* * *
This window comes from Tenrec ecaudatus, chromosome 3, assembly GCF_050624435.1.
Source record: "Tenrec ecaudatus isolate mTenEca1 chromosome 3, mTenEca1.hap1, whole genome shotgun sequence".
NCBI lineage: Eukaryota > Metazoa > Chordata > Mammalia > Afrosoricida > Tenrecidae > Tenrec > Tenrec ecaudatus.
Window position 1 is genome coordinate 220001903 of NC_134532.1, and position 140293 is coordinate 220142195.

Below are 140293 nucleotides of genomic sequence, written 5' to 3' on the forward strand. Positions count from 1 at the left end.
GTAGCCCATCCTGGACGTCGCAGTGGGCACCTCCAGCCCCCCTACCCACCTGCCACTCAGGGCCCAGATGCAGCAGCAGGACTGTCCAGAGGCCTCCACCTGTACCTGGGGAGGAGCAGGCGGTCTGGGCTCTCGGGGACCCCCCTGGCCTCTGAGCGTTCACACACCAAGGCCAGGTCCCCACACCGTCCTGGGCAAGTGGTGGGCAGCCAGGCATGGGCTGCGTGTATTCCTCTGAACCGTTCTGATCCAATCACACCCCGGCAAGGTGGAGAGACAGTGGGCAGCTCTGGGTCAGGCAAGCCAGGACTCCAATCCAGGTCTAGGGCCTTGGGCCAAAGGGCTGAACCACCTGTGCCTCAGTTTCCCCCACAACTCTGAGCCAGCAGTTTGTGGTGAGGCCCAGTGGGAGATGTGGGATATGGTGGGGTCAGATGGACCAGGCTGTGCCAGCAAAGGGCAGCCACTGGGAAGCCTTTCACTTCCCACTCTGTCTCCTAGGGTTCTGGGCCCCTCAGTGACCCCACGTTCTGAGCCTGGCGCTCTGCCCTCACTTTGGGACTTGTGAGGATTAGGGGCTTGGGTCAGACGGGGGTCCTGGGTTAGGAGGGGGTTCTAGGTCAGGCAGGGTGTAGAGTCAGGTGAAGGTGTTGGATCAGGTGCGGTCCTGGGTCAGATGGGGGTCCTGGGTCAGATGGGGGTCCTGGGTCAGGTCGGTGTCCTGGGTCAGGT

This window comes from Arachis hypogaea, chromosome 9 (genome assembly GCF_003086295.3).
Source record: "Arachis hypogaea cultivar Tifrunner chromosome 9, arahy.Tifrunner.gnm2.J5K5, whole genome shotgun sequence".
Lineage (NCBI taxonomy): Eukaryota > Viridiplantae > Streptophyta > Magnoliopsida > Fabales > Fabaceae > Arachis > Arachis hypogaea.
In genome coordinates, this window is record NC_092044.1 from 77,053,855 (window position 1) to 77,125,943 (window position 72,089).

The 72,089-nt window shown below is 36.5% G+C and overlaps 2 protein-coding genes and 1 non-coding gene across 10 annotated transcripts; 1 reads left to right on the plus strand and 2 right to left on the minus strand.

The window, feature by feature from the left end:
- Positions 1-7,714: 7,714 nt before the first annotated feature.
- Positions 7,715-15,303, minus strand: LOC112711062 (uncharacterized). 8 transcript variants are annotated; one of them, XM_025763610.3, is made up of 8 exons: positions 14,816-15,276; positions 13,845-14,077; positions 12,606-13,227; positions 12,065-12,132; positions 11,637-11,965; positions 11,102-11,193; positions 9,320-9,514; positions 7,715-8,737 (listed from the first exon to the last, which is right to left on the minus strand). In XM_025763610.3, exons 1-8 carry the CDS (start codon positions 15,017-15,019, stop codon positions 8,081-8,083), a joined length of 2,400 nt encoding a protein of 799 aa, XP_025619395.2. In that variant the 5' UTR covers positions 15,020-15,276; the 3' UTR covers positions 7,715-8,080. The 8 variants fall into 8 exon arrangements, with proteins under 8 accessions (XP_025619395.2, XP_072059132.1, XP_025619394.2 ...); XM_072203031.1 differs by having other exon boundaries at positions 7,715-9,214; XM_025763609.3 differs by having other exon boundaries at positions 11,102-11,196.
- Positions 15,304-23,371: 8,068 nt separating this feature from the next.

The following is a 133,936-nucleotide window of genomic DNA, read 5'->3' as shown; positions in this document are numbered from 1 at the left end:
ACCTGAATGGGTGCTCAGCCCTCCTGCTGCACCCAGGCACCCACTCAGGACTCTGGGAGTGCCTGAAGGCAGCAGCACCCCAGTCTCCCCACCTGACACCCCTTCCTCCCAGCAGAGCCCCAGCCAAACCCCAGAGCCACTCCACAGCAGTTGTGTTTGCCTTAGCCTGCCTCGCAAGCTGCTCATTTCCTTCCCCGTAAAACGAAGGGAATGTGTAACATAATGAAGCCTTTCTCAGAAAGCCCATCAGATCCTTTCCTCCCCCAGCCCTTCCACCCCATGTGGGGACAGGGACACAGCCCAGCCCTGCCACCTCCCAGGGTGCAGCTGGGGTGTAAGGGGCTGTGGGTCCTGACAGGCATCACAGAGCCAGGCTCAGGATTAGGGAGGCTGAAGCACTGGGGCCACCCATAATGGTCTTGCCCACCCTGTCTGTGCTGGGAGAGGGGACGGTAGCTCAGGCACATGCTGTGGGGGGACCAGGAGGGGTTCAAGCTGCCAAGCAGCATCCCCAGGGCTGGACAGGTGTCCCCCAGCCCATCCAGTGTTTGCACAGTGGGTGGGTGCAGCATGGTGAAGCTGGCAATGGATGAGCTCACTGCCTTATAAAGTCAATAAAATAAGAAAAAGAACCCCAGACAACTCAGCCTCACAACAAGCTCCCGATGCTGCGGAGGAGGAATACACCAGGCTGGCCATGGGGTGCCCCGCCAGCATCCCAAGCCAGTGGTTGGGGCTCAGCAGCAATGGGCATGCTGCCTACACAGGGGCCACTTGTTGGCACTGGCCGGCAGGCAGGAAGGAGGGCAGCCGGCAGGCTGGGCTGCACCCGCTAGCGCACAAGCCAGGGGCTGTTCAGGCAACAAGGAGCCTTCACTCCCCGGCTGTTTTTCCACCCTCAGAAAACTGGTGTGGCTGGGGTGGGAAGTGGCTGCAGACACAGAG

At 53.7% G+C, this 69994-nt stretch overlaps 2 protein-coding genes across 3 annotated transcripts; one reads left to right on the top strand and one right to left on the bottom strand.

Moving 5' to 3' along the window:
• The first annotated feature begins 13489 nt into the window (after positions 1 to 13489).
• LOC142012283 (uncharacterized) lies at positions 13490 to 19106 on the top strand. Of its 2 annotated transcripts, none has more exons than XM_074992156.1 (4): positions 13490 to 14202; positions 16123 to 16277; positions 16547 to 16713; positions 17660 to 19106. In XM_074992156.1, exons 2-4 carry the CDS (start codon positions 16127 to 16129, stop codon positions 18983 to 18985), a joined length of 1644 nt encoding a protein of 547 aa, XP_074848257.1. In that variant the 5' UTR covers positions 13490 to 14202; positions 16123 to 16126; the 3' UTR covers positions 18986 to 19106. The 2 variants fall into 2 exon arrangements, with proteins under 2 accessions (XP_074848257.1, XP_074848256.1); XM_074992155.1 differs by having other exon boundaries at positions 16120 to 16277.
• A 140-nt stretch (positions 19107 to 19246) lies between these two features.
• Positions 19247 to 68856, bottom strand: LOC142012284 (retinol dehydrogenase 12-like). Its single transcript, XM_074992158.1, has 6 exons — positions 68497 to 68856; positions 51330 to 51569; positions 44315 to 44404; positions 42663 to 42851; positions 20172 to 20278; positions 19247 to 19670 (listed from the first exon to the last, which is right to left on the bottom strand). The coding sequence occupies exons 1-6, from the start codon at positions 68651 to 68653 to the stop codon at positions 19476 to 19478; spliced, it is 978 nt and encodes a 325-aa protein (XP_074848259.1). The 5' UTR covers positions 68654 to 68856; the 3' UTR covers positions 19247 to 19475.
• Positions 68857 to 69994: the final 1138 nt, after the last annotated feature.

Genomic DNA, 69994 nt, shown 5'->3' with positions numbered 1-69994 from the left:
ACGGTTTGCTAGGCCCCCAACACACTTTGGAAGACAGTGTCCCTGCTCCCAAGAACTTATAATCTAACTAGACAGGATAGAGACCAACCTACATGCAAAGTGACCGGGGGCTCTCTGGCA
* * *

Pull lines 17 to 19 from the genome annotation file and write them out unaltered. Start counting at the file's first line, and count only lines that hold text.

ACCTGAATGGGTGCTCAGCCCTCCTGCTGCACCCAGGCACCCACTCAGGACTCTGGGAGTGCCTGAAGGCAGCAGCACCCCAGTCTCCCCACCTGACACCCCTTCCTCCCAGCAGAGCCCCAGCCAAACCCCAGAGCCACTCCACAGCAGTTGTGTTTGCCTTAGCCTGCCTCGCAAGCTGCTCATTTCCTTCCCCGTAAAACGAAGGGAATGTGTAACATAATGAAGCCTTTCTCAGAAAGCCCATCAGATCCTTTCCTCCCCCAGCCCTTCCACCCCATGTGGGGACAGGGACACAGCCCAGCCCTGCCACCTCCCAGGGTGCAGCTGGGGTGTAAGGGGCTGTGGGTCCTGACAGGCATCACAGAGCCAGGCTCAGGATTAGGGAGGCTGAAGCACTGGGGCCACCCATAATGGTCTTGCCCACCCTGTCTGTGCTGGGAGAGGGGACGGTAGCTCAGGCACATGCTGTGGGGGGACCAGGAGGGGTTCAAGCTGCCAAGCAGCATCCCCAGGGCTGGACAGGTGTCCCCCAGCCCATCCAGTGTTTGCACAGTGGGTGGGTGCAGCATGGTGAAGCTGGCAATGGATGAGCTCACTGCCTTATAAAGTCAATAAAATAAGAAAAAGAACCCCAGACAACTCAGCCTCACAACAAGCTCCCGATGCTGCGGAGGAGGAATACACCAGGCTGGCCATGGGGTGCCCCGCCAGCATCCCAAGCCAGTGGTTGGGGCTCAGCAGCAATGGGCATGCTGCCTACACAGGGGCCACTTGTTGGCACTGGCCGGCAGGCAGGAAGGAGGGCAGCCGGCAGGCTGGGCTGCACCCGCTAGCGCACAAGCCAGGGGCTGTTCAGGCAACAAGGAGCCTTCACTCCCCGGCTGTTTTTCCACCCTCAGAAAACTGGTGTGGCTGGGGTGGGAAGTGGCTGCAGACACAGAG

At 53.7% G+C, this 69994-nt stretch overlaps 2 protein-coding genes across 3 annotated transcripts; one reads left to right on the top strand and one right to left on the bottom strand.

Moving 5' to 3' along the window: